IMDb > "Startime" The Jazz Singer (1959)

"Startime" The Jazz Singer (1959)

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Overview

User Rating:
7.8/10   12 votes »
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Director:
Writers:
Oliver Crawford (written by)
Ernest D. Glucksman (from an adaptation by) ...
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Contact:
View company contact information for The Jazz Singer on IMDbPro.
TV Series:
Original Air Date:
13 October 1959 (Season 1, Episode 2)
Genre:
Plot:
Plot Keywords:
User Reviews:
Disappointing See more (3 total) »

Cast

 (Episode Cast) (in credits order)

Jerry Lewis ... Joey Robin / Joey Rabinowitz

Anna Maria Alberghetti ... Ginny Gibson

Eduard Franz ... Cantor Morris Rabinowitz

Molly Picon ... Sarah Rabinowitz

Alan Reed ... Nathan Gittleson
Joey Faye ... Tony De Santos

Barry Gordon ... Larry
Del Moore ... Harry Lee
Robert Hutton ... Television Director
Phil Arnold ... Messenger
Sid Cassel ... Dr. Miller (as Sid Cassele)
Bob Duggan ... Stage Manager
Dorian Grusman ... Marilyn
Frances Weintraub Lax ... Ida (as Frances Lax)
Louise Vincent ... Rosalie
Oliver Crawford ... Moe

Episode Crew
Directed by
Ralph Nelson 
 
Writing credits
Oliver Crawford (written by)

Ernest D. Glucksman (from an adaptation by) and
Ralph Nelson (from an adaptation by)

Samson Raphaelson (play)

Produced by
Ernest D. Glucksman .... producer
Marshall Katz .... associate producer
 
Art Direction by
E. Jay Krause  (as Jay Krause)
 
Makeup Department
Bill Morley .... makeup artist
 
Production Management
Charles Baldour .... unit manager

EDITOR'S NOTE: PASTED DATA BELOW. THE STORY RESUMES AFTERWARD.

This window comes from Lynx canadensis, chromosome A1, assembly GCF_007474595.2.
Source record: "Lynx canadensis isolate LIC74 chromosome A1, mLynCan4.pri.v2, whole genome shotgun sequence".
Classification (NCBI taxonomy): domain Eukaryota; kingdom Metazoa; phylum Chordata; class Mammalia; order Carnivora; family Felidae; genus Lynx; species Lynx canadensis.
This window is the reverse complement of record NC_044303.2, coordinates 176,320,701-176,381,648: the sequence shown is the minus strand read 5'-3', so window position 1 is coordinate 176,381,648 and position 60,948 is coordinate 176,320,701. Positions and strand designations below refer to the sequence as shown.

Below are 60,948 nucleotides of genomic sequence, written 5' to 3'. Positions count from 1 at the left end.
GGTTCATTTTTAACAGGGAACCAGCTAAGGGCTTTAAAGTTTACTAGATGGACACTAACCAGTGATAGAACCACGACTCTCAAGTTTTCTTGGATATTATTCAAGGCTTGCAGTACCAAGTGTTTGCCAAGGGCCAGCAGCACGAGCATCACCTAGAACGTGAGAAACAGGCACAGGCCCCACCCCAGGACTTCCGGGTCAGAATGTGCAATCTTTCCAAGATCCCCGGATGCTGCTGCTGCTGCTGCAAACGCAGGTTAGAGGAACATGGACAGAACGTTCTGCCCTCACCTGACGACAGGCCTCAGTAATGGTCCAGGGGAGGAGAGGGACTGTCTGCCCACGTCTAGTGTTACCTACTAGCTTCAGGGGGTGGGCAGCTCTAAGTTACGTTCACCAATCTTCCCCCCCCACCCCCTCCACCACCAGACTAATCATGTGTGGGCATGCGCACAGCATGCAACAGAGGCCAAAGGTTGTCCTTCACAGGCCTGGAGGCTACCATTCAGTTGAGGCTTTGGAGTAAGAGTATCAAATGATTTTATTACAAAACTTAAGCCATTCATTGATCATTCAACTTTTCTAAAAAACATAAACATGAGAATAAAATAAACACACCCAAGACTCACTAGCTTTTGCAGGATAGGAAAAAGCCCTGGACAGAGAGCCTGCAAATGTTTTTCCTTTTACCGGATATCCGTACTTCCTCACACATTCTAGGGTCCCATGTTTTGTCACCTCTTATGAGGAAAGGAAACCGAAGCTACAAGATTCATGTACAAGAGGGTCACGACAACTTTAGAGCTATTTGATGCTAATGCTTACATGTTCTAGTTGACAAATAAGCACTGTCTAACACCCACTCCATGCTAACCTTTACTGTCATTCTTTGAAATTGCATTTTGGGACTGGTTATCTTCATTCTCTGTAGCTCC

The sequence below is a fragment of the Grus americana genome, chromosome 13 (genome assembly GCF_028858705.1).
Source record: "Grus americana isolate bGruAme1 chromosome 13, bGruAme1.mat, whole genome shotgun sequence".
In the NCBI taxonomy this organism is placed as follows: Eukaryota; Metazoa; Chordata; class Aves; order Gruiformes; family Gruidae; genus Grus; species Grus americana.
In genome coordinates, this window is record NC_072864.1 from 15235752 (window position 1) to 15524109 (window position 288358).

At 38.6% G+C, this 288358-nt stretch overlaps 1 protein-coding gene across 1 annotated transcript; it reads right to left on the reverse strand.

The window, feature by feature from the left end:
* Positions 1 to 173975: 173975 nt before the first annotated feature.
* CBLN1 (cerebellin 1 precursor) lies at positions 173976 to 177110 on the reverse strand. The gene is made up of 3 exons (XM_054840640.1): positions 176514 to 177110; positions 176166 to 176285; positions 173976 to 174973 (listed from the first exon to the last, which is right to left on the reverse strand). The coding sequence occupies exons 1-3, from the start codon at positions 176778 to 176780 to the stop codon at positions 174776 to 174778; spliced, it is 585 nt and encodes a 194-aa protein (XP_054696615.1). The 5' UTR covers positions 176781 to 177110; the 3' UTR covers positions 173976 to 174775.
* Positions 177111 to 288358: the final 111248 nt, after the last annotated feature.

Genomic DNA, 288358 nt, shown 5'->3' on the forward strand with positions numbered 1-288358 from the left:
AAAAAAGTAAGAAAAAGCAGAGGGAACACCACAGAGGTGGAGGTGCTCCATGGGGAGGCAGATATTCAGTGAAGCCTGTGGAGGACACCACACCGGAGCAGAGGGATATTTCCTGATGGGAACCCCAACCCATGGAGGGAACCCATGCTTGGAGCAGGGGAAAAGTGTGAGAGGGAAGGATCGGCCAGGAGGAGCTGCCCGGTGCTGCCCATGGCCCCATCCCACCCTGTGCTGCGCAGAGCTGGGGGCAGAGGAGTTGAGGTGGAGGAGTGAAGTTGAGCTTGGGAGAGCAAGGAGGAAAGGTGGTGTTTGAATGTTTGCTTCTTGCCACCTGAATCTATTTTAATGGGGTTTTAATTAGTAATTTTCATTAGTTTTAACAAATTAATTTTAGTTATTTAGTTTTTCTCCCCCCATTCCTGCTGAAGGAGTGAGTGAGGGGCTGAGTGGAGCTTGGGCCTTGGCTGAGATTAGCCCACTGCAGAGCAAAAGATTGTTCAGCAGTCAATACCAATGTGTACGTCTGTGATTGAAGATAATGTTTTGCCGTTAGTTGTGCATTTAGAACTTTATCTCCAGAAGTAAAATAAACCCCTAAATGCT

Second Unit Director or Assistant Director
Roy Montgomery .... associate director
 
Sound Department
Bob Jensen .... audio
 
Camera and Electrical Department
Ed Huston .... senior video
Bud Wilkins .... lighting
 
Costume and Wardrobe Department
Ray Aghayan .... miss alberghetti's gowns designed by
Sy Devore .... wardrobe: Jerry Lewis
 
Music Department
Walter Scharf .... musical director
 
Other crew
Jack Bunch .... choreographer: "Mambo" dance staged by
Joe Conn .... technical director
Meyer Mereminsky .... technical advisor (as Rabbi Meyer Mereminsky)
 

Series Crew
These people are regular crew members. Were they in this episode?
Directed by
Delbert Mann (episode "Crimes, Inc.")
 
Production CompaniesDistributors

Additional Details

Language:
Color:
Aspect Ratio:
1.33 : 1 See more »
Sound Mix:

Did You Know?

Trivia:
According to David Crosthwait of DC Video, the company that restored this video tape, this specific episode of "Showtime" was taped at the then-NBC studio in Brooklyn, NY and hand-edited. Color video tape was in its infancy; only about a year previous to this [1959] the first color videotapes were recorded at NBC. The copy was a dub found at NBC. The tapes used proprietary electronics unique to NBC, which is one reason why restoration took time. The tape was missing part of its audio. The Lewis family donated a kinescope film copy of the show, along with a 1/4" audio tape of much of the show's soundtrack to finish the restoration.See more »
Soundtrack:
Israel's KeeperSee more »

FAQ

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6 out of 10 people found the following review useful.
Disappointing, 5 January 2007
Author: lzf0 from United States

When I read that Jerry Lewis appeared in a television version of "The Jazz Singer", I couldn't wait to see it. I had to wait years. Finally I was able to get a bootleg copy of the show. I expected Jerry to be doing his best Jolson impression, singing those famous Jolson songs and mugging for the camera. However, Jerry does very little singing and plays his role straight. The title is a misnomer. It's not really "The Jazz Singer", but "The Night Club Comic". Like the original story, Jerry is torn between becoming a cantor, like his father, or going into show business. The script for this version is unexciting and Jerry is completely unlikeable. Anna Maria Alberghetti shows up as Jerry's love interest and Alan "Fred Flintstone" Reed is on hand showing us both his dramatic and comic skills.

Of all of the versions of "The Jazz Singer", I believe the Michael Curtiz version with Danny Thomas and Peggy Lee is the best. The Jolson version was groundbreaking, but the acting is over the top. The Neil Diamond version is a complete waste of time. The Jerry Lewis version is only interesting for seeing Jerry in a rare dramatic role.

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